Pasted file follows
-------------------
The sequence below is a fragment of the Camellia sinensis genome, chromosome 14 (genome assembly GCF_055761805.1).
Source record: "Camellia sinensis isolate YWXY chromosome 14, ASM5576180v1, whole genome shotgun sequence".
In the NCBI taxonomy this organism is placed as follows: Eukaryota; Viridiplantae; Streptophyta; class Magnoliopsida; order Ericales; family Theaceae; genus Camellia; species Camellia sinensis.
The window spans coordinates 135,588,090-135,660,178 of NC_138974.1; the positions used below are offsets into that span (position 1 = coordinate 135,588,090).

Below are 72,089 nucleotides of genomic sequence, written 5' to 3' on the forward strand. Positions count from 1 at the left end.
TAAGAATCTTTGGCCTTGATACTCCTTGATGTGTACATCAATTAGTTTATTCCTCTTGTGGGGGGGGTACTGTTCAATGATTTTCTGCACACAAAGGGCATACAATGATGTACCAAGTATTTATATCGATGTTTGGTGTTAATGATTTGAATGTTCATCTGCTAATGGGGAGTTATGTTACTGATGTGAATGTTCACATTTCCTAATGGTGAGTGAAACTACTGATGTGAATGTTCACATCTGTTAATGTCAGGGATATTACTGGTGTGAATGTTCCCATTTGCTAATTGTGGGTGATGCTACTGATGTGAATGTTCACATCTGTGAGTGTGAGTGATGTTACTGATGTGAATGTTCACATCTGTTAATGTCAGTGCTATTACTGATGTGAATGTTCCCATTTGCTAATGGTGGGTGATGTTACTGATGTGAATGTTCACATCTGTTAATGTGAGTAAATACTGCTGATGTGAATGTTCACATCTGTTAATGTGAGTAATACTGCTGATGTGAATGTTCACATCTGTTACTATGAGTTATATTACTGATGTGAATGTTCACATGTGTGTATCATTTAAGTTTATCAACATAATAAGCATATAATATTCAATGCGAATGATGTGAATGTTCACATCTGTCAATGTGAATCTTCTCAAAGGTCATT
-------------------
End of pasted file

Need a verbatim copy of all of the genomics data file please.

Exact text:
The sequence below is a fragment of the Camellia sinensis genome, chromosome 14 (genome assembly GCF_055761805.1).
Source record: "Camellia sinensis isolate YWXY chromosome 14, ASM5576180v1, whole genome shotgun sequence".
In the NCBI taxonomy this organism is placed as follows: Eukaryota; Viridiplantae; Streptophyta; class Magnoliopsida; order Ericales; family Theaceae; genus Camellia; species Camellia sinensis.
The window spans coordinates 135,588,090-135,660,178 of NC_138974.1; the positions used below are offsets into that span (position 1 = coordinate 135,588,090).

Below are 72,089 nucleotides of genomic sequence, written 5' to 3' on the forward strand. Positions count from 1 at the left end.
TAAGAATCTTTGGCCTTGATACTCCTTGATGTGTACATCAATTAGTTTATTCCTCTTGTGGGGGGGGTACTGTTCAATGATTTTCTGCACACAAAGGGCATACAATGATGTACCAAGTATTTATATCGATGTTTGGTGTTAATGATTTGAATGTTCATCTGCTAATGGGGAGTTATGTTACTGATGTGAATGTTCACATTTCCTAATGGTGAGTGAAACTACTGATGTGAATGTTCACATCTGTTAATGTCAGGGATATTACTGGTGTGAATGTTCCCATTTGCTAATTGTGGGTGATGCTACTGATGTGAATGTTCACATCTGTGAGTGTGAGTGATGTTACTGATGTGAATGTTCACATCTGTTAATGTCAGTGCTATTACTGATGTGAATGTTCCCATTTGCTAATGGTGGGTGATGTTACTGATGTGAATGTTCACATCTGTTAATGTGAGTAAATACTGCTGATGTGAATGTTCACATCTGTTAATGTGAGTAATACTGCTGATGTGAATGTTCACATCTGTTACTATGAGTTATATTACTGATGTGAATGTTCACATGTGTGTATCATTTAAGTTTATCAACATAATAAGCATATAATATTCAATGCGAATGATGTGAATGTTCACATCTGTCAATGTGAATCTTCTCAAAGGTCATT